News

Xbox Live is target for hackers providing illegal 'booting' service
Posted: 20.02.2009 11:10 by Simon Priest Comments: 0
Realising that gamers don't always act maturely when it comes to losing, hackers have began offering a 'service' to drop players from Xbox Live.

They target the victim's IP and flood their connection with volumes of data, the gamer gets dropped and the hacker collects a fee. These flooding tools have been increasing in use.

It works in the similar vein a denial of service (DOS) attack does against a website, clogging it full of incoming data so that hardly any can be outbound. Microsoft are "investigating" the situation but it will prove difficult as it doesn't attack the Xbox Live network itself.

In some cases a users Xbox 360 console hosts online matches with the Live network merely acting as a conduit to connect others to that machine. Anyone caught using these tools faces a ban from Live warns Microsoft.

"There's been a definite increase in the amount of people talking about and distributing these things over the last three to four weeks," said Chris Boyd, director of malware research at Facetime Communications.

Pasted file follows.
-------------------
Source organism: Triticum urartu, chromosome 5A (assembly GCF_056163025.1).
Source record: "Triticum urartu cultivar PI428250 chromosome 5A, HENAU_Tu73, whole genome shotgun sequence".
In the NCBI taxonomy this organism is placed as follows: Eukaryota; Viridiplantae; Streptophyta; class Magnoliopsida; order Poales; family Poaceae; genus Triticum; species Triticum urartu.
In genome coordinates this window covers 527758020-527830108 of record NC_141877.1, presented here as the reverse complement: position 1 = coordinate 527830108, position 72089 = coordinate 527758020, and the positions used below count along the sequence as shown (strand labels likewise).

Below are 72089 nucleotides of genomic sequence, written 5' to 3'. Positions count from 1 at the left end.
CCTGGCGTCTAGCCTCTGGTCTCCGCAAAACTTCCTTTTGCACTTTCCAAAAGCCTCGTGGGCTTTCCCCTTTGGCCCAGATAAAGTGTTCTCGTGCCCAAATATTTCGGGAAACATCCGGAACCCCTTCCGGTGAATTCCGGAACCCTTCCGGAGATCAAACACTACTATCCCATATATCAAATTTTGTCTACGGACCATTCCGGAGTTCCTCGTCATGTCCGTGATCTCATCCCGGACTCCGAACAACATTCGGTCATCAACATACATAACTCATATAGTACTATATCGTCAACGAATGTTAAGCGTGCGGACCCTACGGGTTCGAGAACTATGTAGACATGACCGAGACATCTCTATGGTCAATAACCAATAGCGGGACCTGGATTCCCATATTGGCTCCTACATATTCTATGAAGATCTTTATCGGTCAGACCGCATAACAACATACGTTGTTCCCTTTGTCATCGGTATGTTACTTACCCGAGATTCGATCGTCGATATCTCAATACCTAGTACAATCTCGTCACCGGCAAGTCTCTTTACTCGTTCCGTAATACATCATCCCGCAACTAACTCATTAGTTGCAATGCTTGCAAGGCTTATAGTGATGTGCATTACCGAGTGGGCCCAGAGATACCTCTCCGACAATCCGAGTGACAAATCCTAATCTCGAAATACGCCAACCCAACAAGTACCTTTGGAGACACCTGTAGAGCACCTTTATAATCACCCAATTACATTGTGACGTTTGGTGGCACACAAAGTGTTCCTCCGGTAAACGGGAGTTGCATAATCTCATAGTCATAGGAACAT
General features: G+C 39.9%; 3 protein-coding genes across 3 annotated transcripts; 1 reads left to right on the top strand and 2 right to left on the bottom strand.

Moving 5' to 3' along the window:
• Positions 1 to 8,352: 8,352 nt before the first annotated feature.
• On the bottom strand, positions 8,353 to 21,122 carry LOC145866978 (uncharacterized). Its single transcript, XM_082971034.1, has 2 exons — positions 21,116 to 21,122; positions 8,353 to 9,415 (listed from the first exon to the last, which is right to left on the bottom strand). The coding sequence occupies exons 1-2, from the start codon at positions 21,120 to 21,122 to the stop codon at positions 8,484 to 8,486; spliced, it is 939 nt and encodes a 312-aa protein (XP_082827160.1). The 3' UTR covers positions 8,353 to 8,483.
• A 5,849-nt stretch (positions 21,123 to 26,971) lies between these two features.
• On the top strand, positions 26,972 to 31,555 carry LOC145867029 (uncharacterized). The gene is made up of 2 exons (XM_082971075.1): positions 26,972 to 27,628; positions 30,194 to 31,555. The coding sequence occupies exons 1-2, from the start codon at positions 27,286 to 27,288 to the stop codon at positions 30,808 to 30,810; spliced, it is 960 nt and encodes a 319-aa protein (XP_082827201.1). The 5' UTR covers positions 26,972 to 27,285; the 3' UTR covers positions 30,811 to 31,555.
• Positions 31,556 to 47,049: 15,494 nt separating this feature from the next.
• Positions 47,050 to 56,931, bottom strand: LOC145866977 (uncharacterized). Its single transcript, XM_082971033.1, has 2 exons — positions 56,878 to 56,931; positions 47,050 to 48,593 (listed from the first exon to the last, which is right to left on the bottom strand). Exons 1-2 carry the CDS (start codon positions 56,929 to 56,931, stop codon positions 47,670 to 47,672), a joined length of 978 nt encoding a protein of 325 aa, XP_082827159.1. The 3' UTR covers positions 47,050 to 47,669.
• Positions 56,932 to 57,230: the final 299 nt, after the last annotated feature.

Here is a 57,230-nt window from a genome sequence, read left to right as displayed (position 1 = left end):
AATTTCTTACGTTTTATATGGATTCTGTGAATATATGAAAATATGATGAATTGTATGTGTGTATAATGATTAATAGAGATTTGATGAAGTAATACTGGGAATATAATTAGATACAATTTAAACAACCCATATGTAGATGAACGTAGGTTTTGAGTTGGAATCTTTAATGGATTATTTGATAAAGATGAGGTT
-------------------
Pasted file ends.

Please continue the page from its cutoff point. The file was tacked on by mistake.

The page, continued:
"The smart thing about these Xbox tools is that they do not attack the Xbox Live network itself," he said. Over 17 million gamers are signed up with Live claims the corporate giant.

Hackers apparently have been offering this service for around $20, and will even setup the booter tool remotely for their 'customer' to trigger when they want.

"They get your IP address, put it in the booter tool and they attempt to flood the port that uses Xbox traffic," said Mr Boyd. "Flooding that port prevents any traffic getting out."

There's very little Microsoft or the individual can do to prevent these attacks. "We are investigating reports involving the use of malicious software tools that an attacker could use to try and disrupt an Xbox LIVE player's internet connection," responds Microsoft.

"This problem is not related to the Xbox Live service, but to the player's internet connection," they continued. "This malicious activity violates the Xbox Live Terms of Use, and will result in a ban from Xbox Live and other appropriate action."

Have you ever suffered a 'mysterious drop' from Xbox Live after roasting a multiplayer match with your leetness?

Halo 3 is a popular target


Source: BBC
Game advertisements by <a href="http://www.game-advertising-online.com" target="_blank">Game Advertising Online</a> require iframes.

Comments